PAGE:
(05-19-2018 12:33 AM)Gene Wrote: [ -> ]I should have said for these matrices as specified here. Some with only the 0 and 1 elements which **ought** to be an integer answer are getting round off with 0 and 1's.

Can we really have a pivot that isn't a 0 or 1 in this case?

But of course. For the "anti-identity" matrices, the first that gives a non-integer determinant is the 5x5 case (12-digit HP-71B/Math ROM, 15-digit internally.)

Using a short routine I wrote, for general (0,1) square matrices I've readily found 5x5 and 4x4 cases with non-integer determinants, some of them quite peculiar.

Ditto for (1,3) 2x2 matrices, and so on and so forth ...

Regards.

V.

Glad to see this thread growing a life of its own... FWIW I'm knee-deep wading in the Advantage/CCD MCODE investigating a way to adapt the Matrices/MSYS/DET code to use the CL Y-registers instead... conceptually quite simple but the code structures make it rather tricky. Stay tuned.

.

Self-quote to add

numerical examples to what I said in my previous post:

(05-19-2018 04:50 AM)Valentin Albillo Wrote: [ -> ]For the "anti-identity" matrices, the first that gives a non-integer determinant is the 5x5 case (12-digit HP-71B/Math ROM, 15-digit internally.)

Anti-identity:
>MAT DISP A;

0 1 1 1 1

1 0 1 1 1

1 1 0 1 1

1 1 1 0 1

1 1 1 1 0

>DET(A)

3.99999999999
Up to 30x30, the maximum error is found for the 10x10 case:

Det = -9.0000000000

3
Quote:I've readily found 5x5 and 4x4 cases with non-integer determinants, some of them quite peculiar.

5x5 case:
>MAT DISP A;

1 0 1 1 1

1 1 0 1 0

0 1 0 1 1

1 1 1 0 1

0 1 1 1 0

>DET(A)

5.00000000001
4x4 case:
This one is

most peculiar:

>MAT DISP A;

0 0 0 1

0 0 1 0

1 1 1 1

1 1 1 0

>DET(A)

1.E-24 (!!)
3x3 case:
>MAT DISP A;

1 1 1

0 0 1

1 1 0

>DET(A)

-.000000000001
2x2 case: (1-3 elements)

>MAT DISP A;

1 2

3 1

>DET(A)

-5.00000000001
And this deserves a full

facepalm or two:

>MAT DISP A;

3 1

3 1

>DET(A)

.000000000003

Of course the exact determinant is

0 because both rows are identical. The fact that it does not detect it but instead goes on a spree using a full-drawn algorithm with pivot(s) and such for so ultra-simple a case it truly astounding.

Best regards and have a nice weekend.

V.

.

Thank you, Valentin. Food for me to chew on.

Ever trying to learn.

(05-19-2018 11:53 PM)Valentin Albillo Wrote: [ -> ]>MAT DISP A;

3 1

3 1

>DET(A)

.000000000003

Of course the exact determinant is 0 because both rows are identical. The fact that it does not detect it but instead goes on a spree using a full-drawn algorithm with pivot(s) and such for so ultra-simple a case it truly astounding.

Best regards and have a nice weekend.

V.

.

The venerable 42S solves 2x2 cases separately, and so does not fall into this trap.

(but Free42 does ;-))

That, however, does not solve the problem as the equivalent

3 1 0

3 1 0

0 0 1

yields the determinant 3.e-12 as well. Not much to be done about that, save for the 48G's (and successor's) approach to return an integer determinant for a matrix with integer coefficients (it's actually even better than that but that would require a longer explanation ;-)

Cheers, Werner

.

Hi,

Werner:

(05-20-2018 09:21 AM)Werner Wrote: [ -> ]The venerable 42S solves 2x2 cases separately, and so does not fall into this trap. (but Free42 does ;-)) That, however, does not solve the problem as the equivalent

3 1 0

3 1 0

0 0 1

yields the determinant 3.e-12 as well. Not much to be done about that, save for the 48G's (and successor's) approach to return an integer determinant for a matrix with integer coefficients.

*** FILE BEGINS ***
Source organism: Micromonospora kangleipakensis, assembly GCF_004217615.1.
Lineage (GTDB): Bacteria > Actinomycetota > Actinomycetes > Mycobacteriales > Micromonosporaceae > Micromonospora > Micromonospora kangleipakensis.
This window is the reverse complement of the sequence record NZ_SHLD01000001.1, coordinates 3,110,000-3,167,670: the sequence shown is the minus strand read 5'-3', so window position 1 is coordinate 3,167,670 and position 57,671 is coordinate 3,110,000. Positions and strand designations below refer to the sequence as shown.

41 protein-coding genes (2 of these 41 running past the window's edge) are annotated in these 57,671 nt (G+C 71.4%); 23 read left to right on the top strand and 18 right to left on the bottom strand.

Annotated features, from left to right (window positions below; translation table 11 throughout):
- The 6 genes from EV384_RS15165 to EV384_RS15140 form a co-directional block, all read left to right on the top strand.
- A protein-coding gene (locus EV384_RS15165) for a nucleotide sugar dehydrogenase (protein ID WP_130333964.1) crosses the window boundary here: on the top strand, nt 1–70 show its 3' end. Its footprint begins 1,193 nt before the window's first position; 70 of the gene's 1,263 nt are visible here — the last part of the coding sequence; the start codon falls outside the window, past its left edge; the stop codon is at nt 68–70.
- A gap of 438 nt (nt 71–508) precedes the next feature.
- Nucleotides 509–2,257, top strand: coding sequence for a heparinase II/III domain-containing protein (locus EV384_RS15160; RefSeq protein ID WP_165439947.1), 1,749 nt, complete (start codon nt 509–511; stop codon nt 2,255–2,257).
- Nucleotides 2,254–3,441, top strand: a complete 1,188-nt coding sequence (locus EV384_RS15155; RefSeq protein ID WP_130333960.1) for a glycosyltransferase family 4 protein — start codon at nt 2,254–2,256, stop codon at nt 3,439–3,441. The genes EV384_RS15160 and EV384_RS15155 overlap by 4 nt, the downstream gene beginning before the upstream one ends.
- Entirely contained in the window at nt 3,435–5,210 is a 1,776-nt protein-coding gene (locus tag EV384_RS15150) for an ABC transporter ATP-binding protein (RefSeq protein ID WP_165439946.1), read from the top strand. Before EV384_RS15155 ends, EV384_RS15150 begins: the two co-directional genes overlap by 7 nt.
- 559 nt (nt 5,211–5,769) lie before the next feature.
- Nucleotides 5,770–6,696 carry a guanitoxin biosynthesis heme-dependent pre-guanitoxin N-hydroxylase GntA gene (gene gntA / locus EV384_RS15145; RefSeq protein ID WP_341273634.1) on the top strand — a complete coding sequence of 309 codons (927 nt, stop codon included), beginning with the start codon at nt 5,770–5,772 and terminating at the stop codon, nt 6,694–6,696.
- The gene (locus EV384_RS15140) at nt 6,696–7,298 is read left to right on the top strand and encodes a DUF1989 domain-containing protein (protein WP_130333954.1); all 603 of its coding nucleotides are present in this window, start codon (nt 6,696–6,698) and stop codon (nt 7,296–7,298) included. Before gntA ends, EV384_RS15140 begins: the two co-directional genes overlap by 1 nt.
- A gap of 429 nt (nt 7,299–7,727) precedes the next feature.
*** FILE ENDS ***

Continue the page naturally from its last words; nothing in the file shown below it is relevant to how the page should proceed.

I think that something very simple could and should have been done, namely to use the expanded formula for 2x2 and 3x3 cases, which entails very, very few multiplications and additions and no divisions whatsoever. This would be both faster and exact as compared to using the general reduction algorithm on such simple cases.

HP did whatever needed to be done to ensure that 2^3 gives exactly 8 but didn't care that det(3,1,3,1) isn't 0 as it should.

Quote:(it's actually even better than that but that would require a longer explanation ;-)

As we say here,

"prisa no tenemos y tarde no es", i.e. "It's not too late and we're not in a hurry" so go ahead with that longer explanation, please, I'm all ears ... :-D

Regards.

V.

.

(05-20-2018 09:21 AM)Werner Wrote: [ -> ]...

for the 48G's (and successor's) approach to return an integer determinant for a matrix with integer coefficients ...

For me, this clearly illustrates the move from a calculator-for-enginners to a calculator-for-students (math oriented).

For an engineer, it doesn't matter so much that the determinant is exactly 0 or some 1e-12. Moreover, engineers usually deal with real, floating point numbers, rarely with pure integers.

J-F

To illustrate what the 48G (and successors) do to calculate the determinant, take

the Hilbert matrix of order 5, multiplied by 2520 to make all elements integers.

[[ 2520 1260 840 630 504 ]

[ 1260 840 630 504 420 ]

[ 840 630 504 420 360 ]

[ 630 504 420 360 315 ]

[ 504 420 360 315 280 ]]

The adjustment of the determinant is controlled by flag -54, Tiny element.

When that flag is clear, the determinant is adjusted, when set it is not.

So, with the above matrix on the stack, DET will show

381024.000008 -54 Set

381024 -54 Clear

Now divide the matrix by 10, introducing a few fractional numbers.

The result is

3.81024000008 -54 Set

3.81024 -54 Clear

Divide it by 10^10 again (so the original matrix is divided by 10^11)

3.81024000008e-50 -54 Set

3.81024e-50 -54 Clear

It is clear that the algorithm does not just check for integers.

What it does is it determines the scaling factor to guarantee that the least

significant digit of the computed determinant, divided by this

scaling factor, has a nonnegative exponent, and therefore the

ratio can be rounded to integer to possibly achieve greater

accuracy. (These are not my words, but Paul McClellan's ;-)

This scaling factor is 10^(N*s), where s is the exponent of the least significant digit

of all elements of the NxN matrix.

Some provisions are being made:

- flag -54 set, then the scaling factor is set to 0, meaning no rounding is to be performed

- When all elements of the matrix are zero, the scaling factor is set to 1

- for n>79, the scaling factor is set to zero as even in extended precision we risk overflow